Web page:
by AINSLEY LAWRENCE

The world is full of beautiful landscapes and awe-inspiring sites, but few places can match the majesty and variety that Southern states have to offer. From the Hamilton Pool in Texas to the cobblestoned squares in Savannah, Southern states have it all.

You can spend your morning hiking the Shenandoah mountains and your evenings eating sugar toads. Or, if history is your thing, a road trip through the Southern states is a great way to acquaint yourself with haunted penitentiaries and battle sites.

A little planning and preparation go a long way when touring the South. So, here’s a quick guide to taking your next vacation on the road.

Preparing A Road Trip

The idea of a road trip is exciting. You’re in total control of your own itinerary and can make as many pit stops and detours as you want. You don’t have to wait for planes, buses, or trains, and can extend any layover that you’re enjoying for as long as you like.

But the freedom that road trips bring requires you to do some serious planning beforehand. In addition to the basics like budgeting for accommodation and fuel, you’ll need to account for your car or RV’s roadworthiness.

A few weeks before setting out, get your car serviced and schedule any repairs that a garage recommends. You can also improve your car’s fuel efficiency and reduce your vehicle’s carbon footprint by ensuring that your tires are properly inflated, your air filters are fresh, and you use the right variety of oil for your car.

At this time, you can start to plan key destinations and look up potential travel routes. Most folks use their phones to navigate nowadays, but having a physical map is a great backup in case of an emergency. If you love planning, trace out your planned route with a sharpie and make some side notes on potential road conditions and stop-off locations.

As the big day approaches, give some consideration to things like food and water. In all likelihood, you’ll be eating out of restaurants and hotels for most of your trip. However, keeping a batch of granola bars and long-lasting meals is a good way to keep your spirits up while on the road.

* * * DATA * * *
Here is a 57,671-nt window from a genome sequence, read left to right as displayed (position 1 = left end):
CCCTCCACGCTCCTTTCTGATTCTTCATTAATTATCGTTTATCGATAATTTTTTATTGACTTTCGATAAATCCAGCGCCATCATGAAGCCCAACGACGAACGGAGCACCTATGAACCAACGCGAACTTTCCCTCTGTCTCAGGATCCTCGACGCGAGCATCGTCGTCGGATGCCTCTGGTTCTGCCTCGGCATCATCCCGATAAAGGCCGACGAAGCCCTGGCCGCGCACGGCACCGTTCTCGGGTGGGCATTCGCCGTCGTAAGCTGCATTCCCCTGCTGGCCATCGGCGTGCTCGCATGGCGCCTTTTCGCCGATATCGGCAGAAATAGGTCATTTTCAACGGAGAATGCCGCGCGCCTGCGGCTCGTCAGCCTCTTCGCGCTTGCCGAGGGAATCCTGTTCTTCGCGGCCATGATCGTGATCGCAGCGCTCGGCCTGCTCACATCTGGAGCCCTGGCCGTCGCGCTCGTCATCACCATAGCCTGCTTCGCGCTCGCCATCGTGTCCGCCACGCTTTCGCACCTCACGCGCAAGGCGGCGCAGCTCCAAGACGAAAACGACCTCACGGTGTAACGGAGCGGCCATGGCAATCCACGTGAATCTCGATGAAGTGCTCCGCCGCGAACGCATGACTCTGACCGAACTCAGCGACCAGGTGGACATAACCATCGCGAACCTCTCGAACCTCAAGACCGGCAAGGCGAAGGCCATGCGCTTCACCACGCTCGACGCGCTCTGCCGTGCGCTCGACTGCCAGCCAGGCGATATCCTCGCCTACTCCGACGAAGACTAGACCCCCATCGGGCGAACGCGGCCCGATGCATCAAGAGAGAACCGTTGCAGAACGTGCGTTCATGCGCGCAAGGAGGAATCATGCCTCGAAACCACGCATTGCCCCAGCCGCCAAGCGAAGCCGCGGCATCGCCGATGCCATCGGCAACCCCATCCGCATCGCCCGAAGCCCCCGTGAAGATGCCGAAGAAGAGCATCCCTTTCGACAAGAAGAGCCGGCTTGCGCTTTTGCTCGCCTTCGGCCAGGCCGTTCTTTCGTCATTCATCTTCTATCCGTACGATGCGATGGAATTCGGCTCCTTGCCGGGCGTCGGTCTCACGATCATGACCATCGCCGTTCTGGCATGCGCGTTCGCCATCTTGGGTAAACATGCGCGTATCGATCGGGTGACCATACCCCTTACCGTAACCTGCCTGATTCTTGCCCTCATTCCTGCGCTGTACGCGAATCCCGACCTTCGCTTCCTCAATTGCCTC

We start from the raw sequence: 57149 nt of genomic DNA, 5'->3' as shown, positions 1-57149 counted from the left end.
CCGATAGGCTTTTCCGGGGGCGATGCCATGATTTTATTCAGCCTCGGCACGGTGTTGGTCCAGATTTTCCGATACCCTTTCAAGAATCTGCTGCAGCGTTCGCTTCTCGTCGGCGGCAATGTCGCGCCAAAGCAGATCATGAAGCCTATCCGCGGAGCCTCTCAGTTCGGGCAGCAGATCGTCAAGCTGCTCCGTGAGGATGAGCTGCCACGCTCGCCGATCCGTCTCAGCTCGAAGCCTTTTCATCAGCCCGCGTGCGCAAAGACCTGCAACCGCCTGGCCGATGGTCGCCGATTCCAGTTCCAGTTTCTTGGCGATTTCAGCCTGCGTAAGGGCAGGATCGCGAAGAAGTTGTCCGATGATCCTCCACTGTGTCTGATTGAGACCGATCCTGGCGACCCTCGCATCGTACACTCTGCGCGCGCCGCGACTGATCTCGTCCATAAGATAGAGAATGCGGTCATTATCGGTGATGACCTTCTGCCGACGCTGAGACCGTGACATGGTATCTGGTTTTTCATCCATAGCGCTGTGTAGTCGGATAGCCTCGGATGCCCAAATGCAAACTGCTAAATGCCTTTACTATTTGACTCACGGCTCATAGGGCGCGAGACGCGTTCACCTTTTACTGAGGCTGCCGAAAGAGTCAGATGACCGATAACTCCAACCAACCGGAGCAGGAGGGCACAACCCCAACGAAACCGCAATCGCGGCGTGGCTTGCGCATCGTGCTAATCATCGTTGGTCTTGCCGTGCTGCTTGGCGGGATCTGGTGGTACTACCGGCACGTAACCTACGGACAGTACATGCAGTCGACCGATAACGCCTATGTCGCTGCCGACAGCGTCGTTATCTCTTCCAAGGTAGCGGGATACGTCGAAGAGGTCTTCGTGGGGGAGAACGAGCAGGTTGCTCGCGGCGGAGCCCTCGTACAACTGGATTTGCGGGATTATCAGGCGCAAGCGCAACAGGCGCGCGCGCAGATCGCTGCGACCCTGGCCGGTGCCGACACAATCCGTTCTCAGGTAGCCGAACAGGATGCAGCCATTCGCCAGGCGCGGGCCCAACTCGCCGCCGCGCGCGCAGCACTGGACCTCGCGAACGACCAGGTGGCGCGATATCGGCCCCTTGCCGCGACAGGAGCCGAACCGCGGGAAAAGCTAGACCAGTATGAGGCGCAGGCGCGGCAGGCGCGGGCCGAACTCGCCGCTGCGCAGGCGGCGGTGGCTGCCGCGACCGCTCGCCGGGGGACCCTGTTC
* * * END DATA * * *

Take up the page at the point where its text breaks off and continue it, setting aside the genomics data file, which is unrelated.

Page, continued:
Benefits Of Road Tripping

As you get deeper into the planning stage of your road trip, you might start to wonder “why don’t we just fly?” Road tripping can become labor intensive, and it is easy to forget why you wanted to take your Southern vacation on the road in the first place.

There are plenty of benefits to road tripping over other forms of travel. Road tripping is a great way to travel for personal enrichment. You’ll quickly get off the beaten path and can make quick detours to see the local history that you would have missed if you took a plane. You might also meet a few fellow road trippers during your travels, and can swap notes or recommendations along the way.

Road tripping is also a great way to get out of your comfort zone. Taking a plane and checking into a hotel is easy, but nowhere near as rewarding as driving through the Overseas Highway or on the Blue Ridge Parkway. You can always stop off when you want to hike a trail you come across or check out a town that captures your attention — who knows, you may even discover your future hometown.

Folks who embrace road tripping are happier, too. Being outdoors allows you to explore the world and can be a “much-needed escape” from daily stresses and hassles. You can even continue to work remotely while on the road, provided you have a Wi-Fi spot lined up to check in on a semi-regular basis.

Don’t Miss Destinations

Providing a conclusive list of don’t-miss destinations in The South would be impossible — around almost every bend is a quaint town or a hidden hot spring. That said, there are a few destinations that you should put on your list to ensure your road trip feels “complete”.

  • Savannah, Ga.: Savannah is best known for its gothic Spanish moss and historic parks. You’ll also find plenty of culture, as the town prides itself on its art markets and architectural history.
  • The Great Smoky Mountains, Tenn./N.C.: The Great Smoky Mountains are home to trailheads, wildflowers, and wildlife. You can even explore Appalachian culture by checking into a small town and learning about the folks who have made a life in the mountains.
  • Florida Keys, Fla.: the Florida Keys are a string of archipelagos teeming with wildlife and tourist-oriented services. This may be a welcome break if you’re used to being the only tourist in town during your road trip.

Remember that there are also seasonal activities to check out while road tripping in the south. Catching a college football game or picking pumpkins in the fall can boost your trip and make the whole experience that much more special. Be sure to check out the local cuisine, too, as almost every town has a dish that makes it “famous.”

Conclusion

Roadtripping across the Southern states is special. You’ll meet kind-hearted folks and see sights that take your breath away. Just be sure to get your itinerary in order before you hit the road and pack plenty of granola bars. You never know what adventures will come your way once you take to the road.

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